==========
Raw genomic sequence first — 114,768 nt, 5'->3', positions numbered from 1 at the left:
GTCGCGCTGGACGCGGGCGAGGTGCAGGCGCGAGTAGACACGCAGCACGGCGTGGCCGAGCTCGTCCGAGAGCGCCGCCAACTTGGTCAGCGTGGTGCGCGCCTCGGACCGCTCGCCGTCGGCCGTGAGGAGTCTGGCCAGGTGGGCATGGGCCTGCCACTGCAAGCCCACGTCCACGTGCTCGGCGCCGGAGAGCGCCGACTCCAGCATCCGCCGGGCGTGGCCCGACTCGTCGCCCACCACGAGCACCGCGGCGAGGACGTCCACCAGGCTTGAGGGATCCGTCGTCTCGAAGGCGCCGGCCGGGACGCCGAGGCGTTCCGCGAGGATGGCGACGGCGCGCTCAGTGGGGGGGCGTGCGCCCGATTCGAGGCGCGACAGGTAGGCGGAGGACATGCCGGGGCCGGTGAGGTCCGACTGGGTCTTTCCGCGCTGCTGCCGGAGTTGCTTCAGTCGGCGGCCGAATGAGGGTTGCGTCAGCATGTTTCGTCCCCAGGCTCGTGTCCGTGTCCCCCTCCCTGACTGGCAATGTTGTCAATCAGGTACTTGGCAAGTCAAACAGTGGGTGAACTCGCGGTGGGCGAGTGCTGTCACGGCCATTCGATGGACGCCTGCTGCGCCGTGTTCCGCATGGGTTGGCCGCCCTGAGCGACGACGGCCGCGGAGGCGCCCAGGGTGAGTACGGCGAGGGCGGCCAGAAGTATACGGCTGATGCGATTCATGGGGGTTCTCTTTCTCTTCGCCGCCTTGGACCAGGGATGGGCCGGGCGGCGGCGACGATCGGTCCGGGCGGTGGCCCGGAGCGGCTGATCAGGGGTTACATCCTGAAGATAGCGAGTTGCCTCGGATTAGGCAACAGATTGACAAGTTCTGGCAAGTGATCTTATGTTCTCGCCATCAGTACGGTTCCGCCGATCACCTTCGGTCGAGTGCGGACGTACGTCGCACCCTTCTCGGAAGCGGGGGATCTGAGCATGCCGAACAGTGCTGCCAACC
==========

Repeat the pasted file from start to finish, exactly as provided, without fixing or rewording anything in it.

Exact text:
Raw genomic sequence first — 114,768 nt, 5'->3', positions numbered from 1 at the left:
GTCGCGCTGGACGCGGGCGAGGTGCAGGCGCGAGTAGACACGCAGCACGGCGTGGCCGAGCTCGTCCGAGAGCGCCGCCAACTTGGTCAGCGTGGTGCGCGCCTCGGACCGCTCGCCGTCGGCCGTGAGGAGTCTGGCCAGGTGGGCATGGGCCTGCCACTGCAAGCCCACGTCCACGTGCTCGGCGCCGGAGAGCGCCGACTCCAGCATCCGCCGGGCGTGGCCCGACTCGTCGCCCACCACGAGCACCGCGGCGAGGACGTCCACCAGGCTTGAGGGATCCGTCGTCTCGAAGGCGCCGGCCGGGACGCCGAGGCGTTCCGCGAGGATGGCGACGGCGCGCTCAGTGGGGGGGCGTGCGCCCGATTCGAGGCGCGACAGGTAGGCGGAGGACATGCCGGGGCCGGTGAGGTCCGACTGGGTCTTTCCGCGCTGCTGCCGGAGTTGCTTCAGTCGGCGGCCGAATGAGGGTTGCGTCAGCATGTTTCGTCCCCAGGCTCGTGTCCGTGTCCCCCTCCCTGACTGGCAATGTTGTCAATCAGGTACTTGGCAAGTCAAACAGTGGGTGAACTCGCGGTGGGCGAGTGCTGTCACGGCCATTCGATGGACGCCTGCTGCGCCGTGTTCCGCATGGGTTGGCCGCCCTGAGCGACGACGGCCGCGGAGGCGCCCAGGGTGAGTACGGCGAGGGCGGCCAGAAGTATACGGCTGATGCGATTCATGGGGGTTCTCTTTCTCTTCGCCGCCTTGGACCAGGGATGGGCCGGGCGGCGGCGACGATCGGTCCGGGCGGTGGCCCGGAGCGGCTGATCAGGGGTTACATCCTGAAGATAGCGAGTTGCCTCGGATTAGGCAACAGATTGACAAGTTCTGGCAAGTGATCTTATGTTCTCGCCATCAGTACGGTTCCGCCGATCACCTTCGGTCGAGTGCGGACGTACGTCGCACCCTTCTCGGAAGCGGGGGATCTGAGCATGCCGAACAGTGCTGCCAACC